From Isolation to Connection: How Social Events Help Veterans with PTSD
Post-Traumatic Stress Disorder (PTSD) is a common mental health disorder that can develop after someone has experienced or witnessed a traumatic event. Veterans are at a higher risk of developing PTSD due to their exposure to combat and other stressful situations. According to the U.S. Department of Veterans Affairs, between 11% and 20% of veterans who served in Operation Iraqi Freedom or Enduring Freedom have PTSD in a given year.
PTSD can have a significant impact on a veteran’s life, affecting their relationships, work, and overall well-being. Many veterans with PTSD struggle to connect with others and may avoid social events due to anxiety or fear of triggering memories of their trauma. However, social connections are essential for mental health and can provide a sense of belonging and support.
One of the most effective ways to help veterans who struggle with PTSD is to provide them with opportunities to participate in social events. Social events can help veterans connect with other people who have shared similar experiences, build friendships, and reduce feelings of isolation and loneliness.
According to the Department of Veterans Affairs, social support is one of the most important factors in helping veterans recover from PTSD. Research has shown that social support can improve mental health outcomes, increase overall well-being, and reduce symptoms of PTSD.
Social events can take many forms, from structured like art therapy and peer support groups to outdoor activities like hiking, sports, picnics and more. It’s crucial for veterans with PTSD to have access to social events that cater to their unique needs. Which is why many legacy organizations such at the VFW and newer veterans organizations such as Chicago Veterans, Team RWB, and Merging Vets and Plays are offering a variety of social events and activities specifically designed for veterans.
These social events not only provide veterans with a sense of community but also help them develop coping skills and strategies to manage their PTSD symptoms. Social events can also provide veterans with a sense of purpose and meaning. After serving in the military, many veterans struggle with finding a new sense of purpose in civilian life. Participating in social events can help veterans feel like they are part of something larger than themselves, and that their contributions are valued. For example, participating in outdoor activities can help veterans connect with nature, which has been shown to have a positive impact on mental health. Organized sports and meet-ups can also provide a safe space for veterans to express their emotions and connect with others who understand what they are going through.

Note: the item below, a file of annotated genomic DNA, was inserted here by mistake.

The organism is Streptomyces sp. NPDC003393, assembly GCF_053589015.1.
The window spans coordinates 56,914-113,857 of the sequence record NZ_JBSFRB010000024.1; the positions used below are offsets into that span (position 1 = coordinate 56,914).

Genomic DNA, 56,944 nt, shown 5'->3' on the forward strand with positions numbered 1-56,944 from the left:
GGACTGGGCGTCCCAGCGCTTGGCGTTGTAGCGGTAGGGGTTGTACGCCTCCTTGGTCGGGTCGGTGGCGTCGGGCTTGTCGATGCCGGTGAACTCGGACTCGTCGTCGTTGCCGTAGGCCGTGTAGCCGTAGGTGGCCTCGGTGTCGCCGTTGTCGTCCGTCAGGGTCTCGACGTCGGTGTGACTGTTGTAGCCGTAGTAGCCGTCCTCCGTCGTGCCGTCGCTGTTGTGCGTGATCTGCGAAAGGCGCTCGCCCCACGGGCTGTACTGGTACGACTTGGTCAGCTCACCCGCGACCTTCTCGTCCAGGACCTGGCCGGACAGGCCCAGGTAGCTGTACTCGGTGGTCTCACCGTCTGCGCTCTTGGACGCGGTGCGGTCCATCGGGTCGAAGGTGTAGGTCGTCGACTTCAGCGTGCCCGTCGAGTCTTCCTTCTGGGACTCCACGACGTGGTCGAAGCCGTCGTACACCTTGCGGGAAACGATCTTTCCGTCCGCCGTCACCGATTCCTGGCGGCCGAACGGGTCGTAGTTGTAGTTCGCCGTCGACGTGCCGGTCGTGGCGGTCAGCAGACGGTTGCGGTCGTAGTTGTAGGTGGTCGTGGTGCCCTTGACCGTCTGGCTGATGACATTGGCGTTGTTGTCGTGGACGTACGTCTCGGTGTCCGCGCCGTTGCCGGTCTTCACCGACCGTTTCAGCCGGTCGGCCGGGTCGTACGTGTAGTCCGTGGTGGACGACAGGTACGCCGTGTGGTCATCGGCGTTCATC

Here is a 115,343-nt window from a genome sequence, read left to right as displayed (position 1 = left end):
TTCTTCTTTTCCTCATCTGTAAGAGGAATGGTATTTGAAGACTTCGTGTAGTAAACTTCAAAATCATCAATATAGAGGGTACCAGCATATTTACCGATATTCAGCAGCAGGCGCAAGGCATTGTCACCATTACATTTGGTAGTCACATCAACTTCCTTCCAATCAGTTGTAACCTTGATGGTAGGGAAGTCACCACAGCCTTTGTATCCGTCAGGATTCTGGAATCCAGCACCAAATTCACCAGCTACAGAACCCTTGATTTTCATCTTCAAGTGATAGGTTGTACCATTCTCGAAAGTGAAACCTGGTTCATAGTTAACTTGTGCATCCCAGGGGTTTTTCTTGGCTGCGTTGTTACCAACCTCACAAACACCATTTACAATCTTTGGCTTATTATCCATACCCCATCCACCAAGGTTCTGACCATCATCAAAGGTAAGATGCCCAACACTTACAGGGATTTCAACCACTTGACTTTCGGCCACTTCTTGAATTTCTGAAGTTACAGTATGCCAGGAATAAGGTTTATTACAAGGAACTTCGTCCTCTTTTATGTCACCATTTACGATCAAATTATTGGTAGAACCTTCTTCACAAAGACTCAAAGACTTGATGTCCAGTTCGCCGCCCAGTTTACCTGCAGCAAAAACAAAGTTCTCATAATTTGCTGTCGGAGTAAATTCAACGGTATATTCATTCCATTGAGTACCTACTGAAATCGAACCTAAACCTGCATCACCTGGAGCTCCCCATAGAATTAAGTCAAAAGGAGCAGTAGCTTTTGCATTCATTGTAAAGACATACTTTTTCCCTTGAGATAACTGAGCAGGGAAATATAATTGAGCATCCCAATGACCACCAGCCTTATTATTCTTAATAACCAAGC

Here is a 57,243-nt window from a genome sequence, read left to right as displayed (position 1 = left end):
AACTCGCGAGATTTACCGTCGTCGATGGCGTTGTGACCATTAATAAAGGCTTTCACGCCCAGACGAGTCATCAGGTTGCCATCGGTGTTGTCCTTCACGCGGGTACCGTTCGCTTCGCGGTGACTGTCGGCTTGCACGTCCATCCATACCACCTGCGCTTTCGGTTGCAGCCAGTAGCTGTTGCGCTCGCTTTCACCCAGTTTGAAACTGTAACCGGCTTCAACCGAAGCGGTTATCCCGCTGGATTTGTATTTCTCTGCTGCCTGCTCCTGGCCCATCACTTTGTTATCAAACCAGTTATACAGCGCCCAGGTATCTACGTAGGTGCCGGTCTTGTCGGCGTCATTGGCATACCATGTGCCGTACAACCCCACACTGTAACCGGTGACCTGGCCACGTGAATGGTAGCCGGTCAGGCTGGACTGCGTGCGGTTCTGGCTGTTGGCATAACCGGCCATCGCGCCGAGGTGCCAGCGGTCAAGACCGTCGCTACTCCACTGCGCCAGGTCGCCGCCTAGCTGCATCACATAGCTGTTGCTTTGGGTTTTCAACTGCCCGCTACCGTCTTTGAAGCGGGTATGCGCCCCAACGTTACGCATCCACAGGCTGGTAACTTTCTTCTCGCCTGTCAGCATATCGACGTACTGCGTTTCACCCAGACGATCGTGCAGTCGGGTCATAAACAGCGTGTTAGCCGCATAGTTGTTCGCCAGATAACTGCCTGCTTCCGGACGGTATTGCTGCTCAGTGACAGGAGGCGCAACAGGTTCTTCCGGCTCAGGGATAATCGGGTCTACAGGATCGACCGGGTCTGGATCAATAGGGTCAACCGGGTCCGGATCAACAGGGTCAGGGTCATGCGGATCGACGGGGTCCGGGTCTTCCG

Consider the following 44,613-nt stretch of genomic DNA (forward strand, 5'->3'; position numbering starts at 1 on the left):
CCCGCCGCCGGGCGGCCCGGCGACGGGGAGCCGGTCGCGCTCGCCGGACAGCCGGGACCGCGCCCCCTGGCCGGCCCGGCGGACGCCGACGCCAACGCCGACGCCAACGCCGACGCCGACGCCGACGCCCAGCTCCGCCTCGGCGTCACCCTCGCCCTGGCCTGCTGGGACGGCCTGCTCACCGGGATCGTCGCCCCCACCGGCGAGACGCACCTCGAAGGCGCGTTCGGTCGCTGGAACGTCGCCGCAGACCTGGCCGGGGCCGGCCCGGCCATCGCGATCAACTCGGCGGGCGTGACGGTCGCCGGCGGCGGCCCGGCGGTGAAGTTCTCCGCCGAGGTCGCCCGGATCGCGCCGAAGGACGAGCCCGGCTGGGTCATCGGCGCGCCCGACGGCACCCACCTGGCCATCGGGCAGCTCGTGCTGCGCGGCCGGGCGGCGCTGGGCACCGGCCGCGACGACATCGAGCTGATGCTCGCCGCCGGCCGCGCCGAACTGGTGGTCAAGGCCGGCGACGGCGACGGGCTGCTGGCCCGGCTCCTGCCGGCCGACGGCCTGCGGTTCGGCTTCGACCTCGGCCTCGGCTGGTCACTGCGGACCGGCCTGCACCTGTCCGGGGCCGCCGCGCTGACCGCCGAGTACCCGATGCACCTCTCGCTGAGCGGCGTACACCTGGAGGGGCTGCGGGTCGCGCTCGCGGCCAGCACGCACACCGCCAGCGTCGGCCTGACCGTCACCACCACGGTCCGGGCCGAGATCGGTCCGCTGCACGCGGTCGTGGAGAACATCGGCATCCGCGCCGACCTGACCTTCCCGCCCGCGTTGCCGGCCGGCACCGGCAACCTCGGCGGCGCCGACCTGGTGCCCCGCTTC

“One of the most effective ways to help veterans who struggle with PTSD is to provide them with opportunities to participate in social events. Social events can help veterans connect with other people who have shared similar experiences, build friendships, and reduce feelings of isolation and loneliness.”
There are also many local community events that can provide a supportive and inclusive environment for veterans with PTSD. For example, community fitness classes, like yoga or martial arts, can be a great way for veterans to connect with others while also improving their physical health. Volunteering opportunities can also be an excellent way for veterans to give back to their community while also building connections and improving their mental health.
There is a large need to continue social events which help veterans connect with others to improve their mental health. It’s essential that we continue to support these organizations and events to ensure that veterans with PTSD have access to the social connections they need to thrive.
- U.S. Department of Veterans Affairs. (2021). PTSD: National Center for PTSD. Retrieved from https://www.ptsd.va.gov/
- Department of Veterans Affairs. (2021). Social Support: An Important Factor in Recovery from PTSD. Retrieved from https://www.ptsd.va.gov/professional/treat/type/social_support.asp‘
- Morgan, A., & Bledsoe-Mansori, S. E. (2018). The Impact of a Four-Day Wilderness Therapy Program on Posttraumatic Stress Disorder Symptoms in Veterans. Journal of Traumatic Stress.